The Irish police will say "why are you bothering us? Ask an (Irish) judge like you usually do (via MLAT)". It is the judiciary that need to be involved first. Funnily enough that is also what former Irish attorney general and various senior EU officials have said - the correct approach is to use the MLAT, which is there for exactly this purpose. With a warrant from an Irish court the Irish police will be happy to help, should the Irish operators of the Irish data centre need a hand pushing the button in Ireland.
But the US doesn't want to use MLAT, it wants to end-run around it because they run into annoying problems like having to justify their request properly and whether or not their search is a search or a fishing expedition and stuff like whether the Irish user, in Ireland, has actually done anything illegal in Ireland.
Coincidentally,the UK police don't like MLAT process either and have said so in submissions regarding judicial limits of UK RIPA act. They run into annoying things like the US first amendment stopping them getting details of US users posting stuff on US servers that can be read in the UK and is not legal in the UK. If the DOJ succeeds in bypassing the MLAT process with this trick then some UK police forces will be right behind them ( and probably others elsewhere too). At least one of the amicus briefs points that out.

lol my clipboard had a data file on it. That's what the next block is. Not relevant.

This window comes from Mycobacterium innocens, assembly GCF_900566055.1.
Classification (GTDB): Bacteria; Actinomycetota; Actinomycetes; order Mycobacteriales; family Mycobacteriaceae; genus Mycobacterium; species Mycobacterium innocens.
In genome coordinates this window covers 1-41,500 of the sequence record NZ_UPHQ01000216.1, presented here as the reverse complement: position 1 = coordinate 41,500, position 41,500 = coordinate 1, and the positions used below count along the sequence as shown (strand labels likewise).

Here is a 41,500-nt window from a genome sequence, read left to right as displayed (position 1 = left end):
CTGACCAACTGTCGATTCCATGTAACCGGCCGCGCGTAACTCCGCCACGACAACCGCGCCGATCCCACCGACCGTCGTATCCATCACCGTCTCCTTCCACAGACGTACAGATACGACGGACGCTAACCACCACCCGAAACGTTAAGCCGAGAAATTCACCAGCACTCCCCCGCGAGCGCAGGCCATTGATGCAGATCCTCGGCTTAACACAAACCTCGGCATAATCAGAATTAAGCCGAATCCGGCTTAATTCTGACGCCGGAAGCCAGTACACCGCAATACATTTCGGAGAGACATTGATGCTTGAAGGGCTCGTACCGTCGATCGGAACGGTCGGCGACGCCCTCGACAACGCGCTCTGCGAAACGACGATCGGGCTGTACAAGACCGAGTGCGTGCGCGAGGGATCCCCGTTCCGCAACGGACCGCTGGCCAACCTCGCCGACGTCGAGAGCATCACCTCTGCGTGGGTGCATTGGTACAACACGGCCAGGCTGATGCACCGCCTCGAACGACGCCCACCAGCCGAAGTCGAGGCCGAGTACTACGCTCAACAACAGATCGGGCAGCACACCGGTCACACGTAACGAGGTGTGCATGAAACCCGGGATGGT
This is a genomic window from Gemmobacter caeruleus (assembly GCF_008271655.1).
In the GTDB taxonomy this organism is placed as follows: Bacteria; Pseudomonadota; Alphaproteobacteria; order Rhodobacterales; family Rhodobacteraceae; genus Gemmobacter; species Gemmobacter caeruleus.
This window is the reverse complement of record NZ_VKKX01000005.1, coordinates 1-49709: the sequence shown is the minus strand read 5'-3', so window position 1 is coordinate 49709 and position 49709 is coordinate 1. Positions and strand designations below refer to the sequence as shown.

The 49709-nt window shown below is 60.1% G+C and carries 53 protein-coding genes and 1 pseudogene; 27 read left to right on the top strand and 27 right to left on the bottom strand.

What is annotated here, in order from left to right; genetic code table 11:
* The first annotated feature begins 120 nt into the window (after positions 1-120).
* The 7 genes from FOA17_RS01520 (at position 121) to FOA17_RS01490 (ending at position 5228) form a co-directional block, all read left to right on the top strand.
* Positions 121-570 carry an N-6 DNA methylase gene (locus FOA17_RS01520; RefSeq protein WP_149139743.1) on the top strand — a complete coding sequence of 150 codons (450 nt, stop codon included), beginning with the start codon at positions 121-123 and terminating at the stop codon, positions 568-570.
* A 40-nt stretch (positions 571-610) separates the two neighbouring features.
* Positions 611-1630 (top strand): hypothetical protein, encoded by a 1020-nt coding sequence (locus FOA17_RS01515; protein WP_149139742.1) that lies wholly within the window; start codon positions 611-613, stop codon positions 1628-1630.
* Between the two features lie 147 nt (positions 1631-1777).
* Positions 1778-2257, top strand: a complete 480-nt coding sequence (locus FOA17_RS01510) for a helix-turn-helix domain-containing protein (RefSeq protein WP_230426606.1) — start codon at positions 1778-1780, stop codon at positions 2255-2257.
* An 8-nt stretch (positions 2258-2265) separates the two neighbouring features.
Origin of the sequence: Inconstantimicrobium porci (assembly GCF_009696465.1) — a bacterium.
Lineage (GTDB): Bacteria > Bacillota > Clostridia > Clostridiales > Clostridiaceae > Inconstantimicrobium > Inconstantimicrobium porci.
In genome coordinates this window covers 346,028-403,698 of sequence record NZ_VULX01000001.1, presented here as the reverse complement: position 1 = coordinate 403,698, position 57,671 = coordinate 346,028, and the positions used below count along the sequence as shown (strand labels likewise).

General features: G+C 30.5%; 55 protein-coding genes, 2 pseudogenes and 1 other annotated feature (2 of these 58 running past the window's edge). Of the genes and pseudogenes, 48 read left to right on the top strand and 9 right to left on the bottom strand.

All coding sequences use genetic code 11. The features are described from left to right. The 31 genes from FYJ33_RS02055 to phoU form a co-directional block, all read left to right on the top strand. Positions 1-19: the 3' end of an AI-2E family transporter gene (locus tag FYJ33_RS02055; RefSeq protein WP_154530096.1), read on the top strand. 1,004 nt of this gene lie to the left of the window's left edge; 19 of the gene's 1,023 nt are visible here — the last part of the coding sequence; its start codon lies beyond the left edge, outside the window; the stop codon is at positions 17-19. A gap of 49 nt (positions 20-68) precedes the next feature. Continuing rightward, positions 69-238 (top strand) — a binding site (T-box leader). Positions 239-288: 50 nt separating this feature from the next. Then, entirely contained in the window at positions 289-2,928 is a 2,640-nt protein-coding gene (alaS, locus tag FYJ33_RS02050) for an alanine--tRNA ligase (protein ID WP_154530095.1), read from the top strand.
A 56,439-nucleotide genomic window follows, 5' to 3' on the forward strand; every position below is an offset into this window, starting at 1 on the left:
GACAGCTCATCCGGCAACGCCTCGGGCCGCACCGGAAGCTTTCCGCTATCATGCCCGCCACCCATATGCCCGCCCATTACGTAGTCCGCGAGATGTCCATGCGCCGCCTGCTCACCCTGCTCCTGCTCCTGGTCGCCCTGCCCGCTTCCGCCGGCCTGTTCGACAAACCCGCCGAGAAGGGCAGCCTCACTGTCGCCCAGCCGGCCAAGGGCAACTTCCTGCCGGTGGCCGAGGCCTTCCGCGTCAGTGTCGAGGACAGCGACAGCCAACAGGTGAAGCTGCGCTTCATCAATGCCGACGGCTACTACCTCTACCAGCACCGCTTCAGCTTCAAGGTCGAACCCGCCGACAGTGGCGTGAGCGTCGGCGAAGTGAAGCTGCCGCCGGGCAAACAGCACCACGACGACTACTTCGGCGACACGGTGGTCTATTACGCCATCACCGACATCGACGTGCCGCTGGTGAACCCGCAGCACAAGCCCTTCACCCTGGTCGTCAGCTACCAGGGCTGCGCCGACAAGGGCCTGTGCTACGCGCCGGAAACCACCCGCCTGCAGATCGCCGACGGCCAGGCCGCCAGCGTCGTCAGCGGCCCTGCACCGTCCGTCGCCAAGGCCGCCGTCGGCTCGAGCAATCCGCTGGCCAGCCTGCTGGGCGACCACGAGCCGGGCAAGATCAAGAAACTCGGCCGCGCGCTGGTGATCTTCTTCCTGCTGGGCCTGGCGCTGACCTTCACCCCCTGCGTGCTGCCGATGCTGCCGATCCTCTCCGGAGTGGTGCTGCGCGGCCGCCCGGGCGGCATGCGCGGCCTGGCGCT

This will open up a big can of worms if it stands, extradition and MLAT treaties are a necessary process to protect both corporations and individuals from conflicting legal jurisdictions. Microsoft is not (just) saying "we can't, it's in Ireland", they are saying "we are not allowed to under the law of the country where the evidence is". Enabling the international rendition of data at the whim of any country's law enforcement doesn't physically extradite anyone, but it could easily end up making international travel a whole lot more interesting and risky. Be careful about exercising your first amendment rights to hate speech if you ever want a European vacation or business trip. Be aware that some EU jurisdictions are actively trying to outlaw anonymity and pseudonymity online...